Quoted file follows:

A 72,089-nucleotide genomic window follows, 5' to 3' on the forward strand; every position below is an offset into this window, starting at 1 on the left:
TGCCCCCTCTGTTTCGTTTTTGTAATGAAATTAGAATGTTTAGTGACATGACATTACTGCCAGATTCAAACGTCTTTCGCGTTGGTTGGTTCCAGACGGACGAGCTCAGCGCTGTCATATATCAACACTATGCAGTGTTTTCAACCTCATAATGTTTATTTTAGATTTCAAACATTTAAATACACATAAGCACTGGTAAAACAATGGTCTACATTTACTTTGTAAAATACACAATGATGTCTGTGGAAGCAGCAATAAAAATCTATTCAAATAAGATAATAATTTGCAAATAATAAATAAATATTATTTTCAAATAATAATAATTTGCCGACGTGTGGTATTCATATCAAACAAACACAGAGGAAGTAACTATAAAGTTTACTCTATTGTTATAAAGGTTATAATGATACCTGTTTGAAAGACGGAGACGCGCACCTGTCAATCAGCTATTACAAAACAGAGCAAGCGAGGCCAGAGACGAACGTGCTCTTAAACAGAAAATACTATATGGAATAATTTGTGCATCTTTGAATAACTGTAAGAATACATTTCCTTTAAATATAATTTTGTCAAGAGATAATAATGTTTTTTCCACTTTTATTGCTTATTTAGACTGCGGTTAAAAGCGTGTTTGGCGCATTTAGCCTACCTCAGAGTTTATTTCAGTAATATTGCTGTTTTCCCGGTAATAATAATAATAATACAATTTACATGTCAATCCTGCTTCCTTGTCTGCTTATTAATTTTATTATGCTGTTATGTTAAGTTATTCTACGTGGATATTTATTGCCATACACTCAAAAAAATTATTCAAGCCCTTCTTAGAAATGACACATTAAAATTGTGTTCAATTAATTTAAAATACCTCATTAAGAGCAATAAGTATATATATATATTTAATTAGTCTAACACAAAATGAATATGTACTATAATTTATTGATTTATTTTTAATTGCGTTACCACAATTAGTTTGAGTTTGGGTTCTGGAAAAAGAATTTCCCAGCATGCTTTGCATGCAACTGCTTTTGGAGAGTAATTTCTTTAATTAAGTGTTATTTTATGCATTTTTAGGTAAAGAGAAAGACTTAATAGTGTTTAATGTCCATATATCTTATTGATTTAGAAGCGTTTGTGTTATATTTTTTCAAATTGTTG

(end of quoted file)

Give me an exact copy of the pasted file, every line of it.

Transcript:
A 72,089-nucleotide genomic window follows, 5' to 3' on the forward strand; every position below is an offset into this window, starting at 1 on the left:
TGCCCCCTCTGTTTCGTTTTTGTAATGAAATTAGAATGTTTAGTGACATGACATTACTGCCAGATTCAAACGTCTTTCGCGTTGGTTGGTTCCAGACGGACGAGCTCAGCGCTGTCATATATCAACACTATGCAGTGTTTTCAACCTCATAATGTTTATTTTAGATTTCAAACATTTAAATACACATAAGCACTGGTAAAACAATGGTCTACATTTACTTTGTAAAATACACAATGATGTCTGTGGAAGCAGCAATAAAAATCTATTCAAATAAGATAATAATTTGCAAATAATAAATAAATATTATTTTCAAATAATAATAATTTGCCGACGTGTGGTATTCATATCAAACAAACACAGAGGAAGTAACTATAAAGTTTACTCTATTGTTATAAAGGTTATAATGATACCTGTTTGAAAGACGGAGACGCGCACCTGTCAATCAGCTATTACAAAACAGAGCAAGCGAGGCCAGAGACGAACGTGCTCTTAAACAGAAAATACTATATGGAATAATTTGTGCATCTTTGAATAACTGTAAGAATACATTTCCTTTAAATATAATTTTGTCAAGAGATAATAATGTTTTTTCCACTTTTATTGCTTATTTAGACTGCGGTTAAAAGCGTGTTTGGCGCATTTAGCCTACCTCAGAGTTTATTTCAGTAATATTGCTGTTTTCCCGGTAATAATAATAATAATACAATTTACATGTCAATCCTGCTTCCTTGTCTGCTTATTAATTTTATTATGCTGTTATGTTAAGTTATTCTACGTGGATATTTATTGCCATACACTCAAAAAAATTATTCAAGCCCTTCTTAGAAATGACACATTAAAATTGTGTTCAATTAATTTAAAATACCTCATTAAGAGCAATAAGTATATATATATATTTAATTAGTCTAACACAAAATGAATATGTACTATAATTTATTGATTTATTTTTAATTGCGTTACCACAATTAGTTTGAGTTTGGGTTCTGGAAAAAGAATTTCCCAGCATGCTTTGCATGCAACTGCTTTTGGAGAGTAATTTCTTTAATTAAGTGTTATTTTATGCATTTTTAGGTAAAGAGAAAGACTTAATAGTGTTTAATGTCCATATATCTTATTGATTTAGAAGCGTTTGTGTTATATTTTTTCAAATTGTTG